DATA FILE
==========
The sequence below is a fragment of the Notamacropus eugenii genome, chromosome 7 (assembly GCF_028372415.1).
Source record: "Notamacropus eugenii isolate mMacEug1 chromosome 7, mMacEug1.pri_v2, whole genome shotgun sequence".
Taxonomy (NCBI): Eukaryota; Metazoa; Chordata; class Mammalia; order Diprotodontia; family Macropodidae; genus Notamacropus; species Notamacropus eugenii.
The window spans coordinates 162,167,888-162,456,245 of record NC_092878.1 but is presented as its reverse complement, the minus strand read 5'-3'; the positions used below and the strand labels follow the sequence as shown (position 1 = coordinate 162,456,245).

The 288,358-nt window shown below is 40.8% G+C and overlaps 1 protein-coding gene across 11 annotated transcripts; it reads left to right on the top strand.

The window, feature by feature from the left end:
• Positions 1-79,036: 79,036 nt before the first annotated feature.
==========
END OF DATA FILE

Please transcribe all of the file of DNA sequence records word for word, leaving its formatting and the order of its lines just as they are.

The sequence below is a fragment of the Notamacropus eugenii genome, chromosome 7 (assembly GCF_028372415.1).
Source record: "Notamacropus eugenii isolate mMacEug1 chromosome 7, mMacEug1.pri_v2, whole genome shotgun sequence".
Taxonomy (NCBI): Eukaryota; Metazoa; Chordata; class Mammalia; order Diprotodontia; family Macropodidae; genus Notamacropus; species Notamacropus eugenii.
The window spans coordinates 162,167,888-162,456,245 of record NC_092878.1 but is presented as its reverse complement, the minus strand read 5'-3'; the positions used below and the strand labels follow the sequence as shown (position 1 = coordinate 162,456,245).

The 288,358-nt window shown below is 40.8% G+C and overlaps 1 protein-coding gene across 11 annotated transcripts; it reads left to right on the top strand.

The window, feature by feature from the left end:
• Positions 1-79,036: 79,036 nt before the first annotated feature.